Monday, April 21, 2008

How to double the size of your family overnight!

Just to make life a bit interesting, I am pregnant.

Dave took the news well. We had decided to try for another child. After all, Dave seems stable and more-or-less capable, I'm not getting any younger, and we were going to run out of chances soon. So, it seems that, while at Mardi Gras in New Orleans, I became pregnant.

What Dave didn't take well was the news a few months later. You see, we found out I was pregnant while merchanting at the Florida Renaissance Festival - a two-month show just north of Miami. We learned this after a home pregnancy test after the first weekend of sales. I was very careful at the show - drank lots of water, avoided alcohol and second-hand smoke, ate appropriately, slept a lot, let others do the heavy lifting for me. After the show was over, we went and spent a week at Disneyworld, on the way back home to Maryland. Honestly, I'm glad we did, because I certainly would not have enjoyed Disney so much if I had known what was coming.

We returned home on a Thursday night. Early Friday morning, I found I was bleeding. I called my midwives, and after some discussion, decided I didn't need to go to the hospital, but that I should go for a sonogram THAT DAY. And I did. I take the health of the babies very seriously.

Now, keep in mind, a sonogram SHOULD take about 20 minutes. They look at the kid, look for things like arms and legs, measure anything that can be measured, enter all the stats into an equation, and determine if the kid is growing appropriately.

THIS sonogram took an hour and a half. The tech and I were talking the entire time. "Did anyone come with you to drive you home?" "Is anyone waiting for you in the waiting room?" Such questions got me nervous, but we spoke of other things too, like her kids, the whacky weather, and whether or not I liked the midwives I was using. After a while, she said she was having trouble with some measurements, and needed to take the "alternate route". For you women out there, you know what I mean. For the men out there - the "normal route" is on top of the belly, so use your testosterone-laden minds to determine where an alternate route might lay. If you still can't figure it out, try this: Once the tech had been taking measurements for an extended period via the alternate route, I told her I wanted a lollipop when we were done. When she asked, "Why?", I told her it was because I don't smoke.

So, after an hour and a half, the tech finally looked at me and said that the office policy was to not discuss the results of a sonogram with the patient, and to let the docs and midwives discuss them with the patient. But, after such an extended exam, she felt she could tell me something.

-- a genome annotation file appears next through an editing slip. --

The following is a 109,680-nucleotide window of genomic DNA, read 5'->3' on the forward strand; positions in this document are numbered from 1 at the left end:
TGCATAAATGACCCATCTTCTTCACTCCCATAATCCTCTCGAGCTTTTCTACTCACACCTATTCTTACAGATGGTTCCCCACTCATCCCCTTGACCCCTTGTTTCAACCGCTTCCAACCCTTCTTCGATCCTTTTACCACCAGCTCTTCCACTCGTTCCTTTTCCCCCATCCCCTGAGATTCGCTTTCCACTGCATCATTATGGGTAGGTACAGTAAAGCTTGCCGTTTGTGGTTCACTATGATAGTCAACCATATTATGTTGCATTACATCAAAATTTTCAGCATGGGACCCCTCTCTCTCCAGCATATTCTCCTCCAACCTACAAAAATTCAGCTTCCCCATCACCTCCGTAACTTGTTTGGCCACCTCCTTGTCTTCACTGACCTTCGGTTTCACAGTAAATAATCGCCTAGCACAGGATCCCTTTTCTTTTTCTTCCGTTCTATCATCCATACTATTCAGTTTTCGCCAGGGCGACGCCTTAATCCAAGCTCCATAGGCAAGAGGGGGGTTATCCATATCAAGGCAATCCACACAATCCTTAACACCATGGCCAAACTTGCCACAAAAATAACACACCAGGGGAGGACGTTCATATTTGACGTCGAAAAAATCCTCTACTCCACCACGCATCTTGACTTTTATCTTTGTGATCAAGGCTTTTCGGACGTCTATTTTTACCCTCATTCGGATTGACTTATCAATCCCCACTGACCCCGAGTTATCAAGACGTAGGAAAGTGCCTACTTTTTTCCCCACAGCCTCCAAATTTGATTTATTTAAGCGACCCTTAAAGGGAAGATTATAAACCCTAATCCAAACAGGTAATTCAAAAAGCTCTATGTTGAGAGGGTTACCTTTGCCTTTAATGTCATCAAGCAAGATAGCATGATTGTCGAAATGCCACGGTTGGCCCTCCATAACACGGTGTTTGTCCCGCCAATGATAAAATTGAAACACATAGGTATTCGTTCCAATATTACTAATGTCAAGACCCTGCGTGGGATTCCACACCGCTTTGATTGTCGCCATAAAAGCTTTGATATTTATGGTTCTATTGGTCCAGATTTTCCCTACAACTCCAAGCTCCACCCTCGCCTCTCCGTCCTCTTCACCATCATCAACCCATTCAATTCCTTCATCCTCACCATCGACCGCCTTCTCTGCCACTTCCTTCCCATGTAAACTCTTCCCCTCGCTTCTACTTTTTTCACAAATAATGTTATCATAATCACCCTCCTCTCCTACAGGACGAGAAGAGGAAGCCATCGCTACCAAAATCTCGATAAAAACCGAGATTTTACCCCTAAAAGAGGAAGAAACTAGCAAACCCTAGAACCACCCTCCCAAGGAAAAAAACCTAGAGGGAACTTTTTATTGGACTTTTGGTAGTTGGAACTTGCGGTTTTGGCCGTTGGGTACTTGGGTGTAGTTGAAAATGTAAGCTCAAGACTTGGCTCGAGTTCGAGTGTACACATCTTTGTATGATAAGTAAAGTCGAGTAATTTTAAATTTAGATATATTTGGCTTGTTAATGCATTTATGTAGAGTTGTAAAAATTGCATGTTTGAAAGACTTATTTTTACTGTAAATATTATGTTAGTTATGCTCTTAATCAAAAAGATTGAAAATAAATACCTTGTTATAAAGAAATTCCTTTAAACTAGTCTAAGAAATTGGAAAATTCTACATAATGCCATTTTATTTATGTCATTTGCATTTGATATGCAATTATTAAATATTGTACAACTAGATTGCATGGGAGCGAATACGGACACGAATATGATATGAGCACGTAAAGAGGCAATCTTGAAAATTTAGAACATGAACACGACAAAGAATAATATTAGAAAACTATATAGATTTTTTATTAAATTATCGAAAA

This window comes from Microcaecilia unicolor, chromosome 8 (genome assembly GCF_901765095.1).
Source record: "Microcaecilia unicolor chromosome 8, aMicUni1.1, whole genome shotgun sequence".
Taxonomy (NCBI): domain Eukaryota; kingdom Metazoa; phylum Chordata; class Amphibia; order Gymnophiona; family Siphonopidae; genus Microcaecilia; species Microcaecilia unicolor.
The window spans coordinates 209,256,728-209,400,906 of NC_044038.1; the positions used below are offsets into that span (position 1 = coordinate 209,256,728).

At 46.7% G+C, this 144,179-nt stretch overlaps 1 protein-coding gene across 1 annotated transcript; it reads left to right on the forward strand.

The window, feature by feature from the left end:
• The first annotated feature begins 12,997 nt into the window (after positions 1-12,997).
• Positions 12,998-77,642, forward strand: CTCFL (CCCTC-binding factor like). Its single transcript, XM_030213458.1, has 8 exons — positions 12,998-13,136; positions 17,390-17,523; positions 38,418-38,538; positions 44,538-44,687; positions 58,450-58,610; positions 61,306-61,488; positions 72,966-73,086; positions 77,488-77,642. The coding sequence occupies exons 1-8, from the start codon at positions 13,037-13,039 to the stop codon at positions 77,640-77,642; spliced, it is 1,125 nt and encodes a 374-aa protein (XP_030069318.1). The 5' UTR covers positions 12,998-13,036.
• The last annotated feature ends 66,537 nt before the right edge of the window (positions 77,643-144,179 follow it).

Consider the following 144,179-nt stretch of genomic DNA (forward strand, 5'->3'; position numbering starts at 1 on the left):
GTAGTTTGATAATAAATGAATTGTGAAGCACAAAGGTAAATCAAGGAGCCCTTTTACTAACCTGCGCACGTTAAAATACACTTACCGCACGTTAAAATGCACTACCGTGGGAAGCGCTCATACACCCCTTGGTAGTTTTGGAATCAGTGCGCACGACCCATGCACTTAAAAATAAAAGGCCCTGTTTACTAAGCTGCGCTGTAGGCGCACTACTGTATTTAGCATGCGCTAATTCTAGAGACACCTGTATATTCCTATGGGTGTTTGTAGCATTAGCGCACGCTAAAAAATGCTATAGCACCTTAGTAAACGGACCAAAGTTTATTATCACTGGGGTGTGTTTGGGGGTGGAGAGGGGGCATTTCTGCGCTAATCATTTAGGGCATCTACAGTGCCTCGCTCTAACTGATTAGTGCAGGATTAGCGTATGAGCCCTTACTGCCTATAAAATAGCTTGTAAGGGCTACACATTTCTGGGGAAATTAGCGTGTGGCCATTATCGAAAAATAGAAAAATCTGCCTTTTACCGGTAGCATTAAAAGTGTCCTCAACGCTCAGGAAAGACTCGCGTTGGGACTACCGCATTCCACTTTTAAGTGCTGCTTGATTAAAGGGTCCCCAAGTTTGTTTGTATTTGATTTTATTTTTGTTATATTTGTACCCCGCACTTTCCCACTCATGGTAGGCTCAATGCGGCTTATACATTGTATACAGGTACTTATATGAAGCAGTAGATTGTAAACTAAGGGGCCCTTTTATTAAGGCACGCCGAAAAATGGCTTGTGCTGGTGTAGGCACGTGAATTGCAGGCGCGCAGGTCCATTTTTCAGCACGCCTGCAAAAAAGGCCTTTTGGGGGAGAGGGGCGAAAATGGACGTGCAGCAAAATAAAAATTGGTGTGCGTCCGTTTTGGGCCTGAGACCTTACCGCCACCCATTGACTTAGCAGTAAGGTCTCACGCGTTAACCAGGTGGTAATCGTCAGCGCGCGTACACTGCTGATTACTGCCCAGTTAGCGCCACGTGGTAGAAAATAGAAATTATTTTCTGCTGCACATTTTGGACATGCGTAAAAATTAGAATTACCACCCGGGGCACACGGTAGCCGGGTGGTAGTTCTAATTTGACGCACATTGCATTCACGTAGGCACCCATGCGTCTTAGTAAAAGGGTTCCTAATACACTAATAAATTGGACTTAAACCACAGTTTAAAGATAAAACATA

"Would it be a bad thing if you found out you were having triplets?"

Needless to say, my jaw hit the floor. There is no history of multiples in my family or Dave's family. I probably shouldn't have driven home, but I made it, in shock.

Then I had to tell Dave.

I was able to bring some pics with me from the tech's office. I showed Dave one pic, where you could clearly see two babies. "Twins?" he said, clear as day.

"Triplets," I replied handing him another photo.

The last clear words that came out of him for hours was, "We can't do this." Then he went and curled up, fetal position, on our bed. I called one of the managers that work for me, and asked him to take Dave out drinking that night. That seemed to really help.

I didn't really break down until Easter Sunday. I called my sister, and her and her boyfriend were nice enough to have an unexpected Easter dinner with us. She sat with me for probably a few hours in the bedroom, and we spoke on various topics, including the pregnancy. She got me to the point where I could finally go take a shower and eat something. The next day, I saw my chiropractor (who has special training for pregnancies). He adjusted my neck and shoulders, and I have been more-or-less functional ever since.

Dave and I have been asked, on multiple occasions, "Is this congratulations, or condolences?"

Let me put it this way. I like new and different things, and this is certainly a new and different things. The idea of potentially having three little lifes as sweet and charming as our 2-year-old Rowan is definitely thrilling.

On the other hand, the odds of natural, spontaneous triplets is 1:8200 (or about .0122% of all births). Oh, and just this last week, I have learned that there is at least a set of twins in there, and it is quite possible that they are all identical. The odds of identical triplets? Something like 6% of triplets are all identical (which means 1:136,666 of all births), and 66% are identical twins with a fraternal brother (which means 1:12,424 of all births).

So, despite the excitement, I also feel like a freak.

I'm going to leave the story at that for right now, and continue it later. I have a lot of info I need to digest right now (and maybe you do, too). But don't worry - you will be hearing more on this subject later.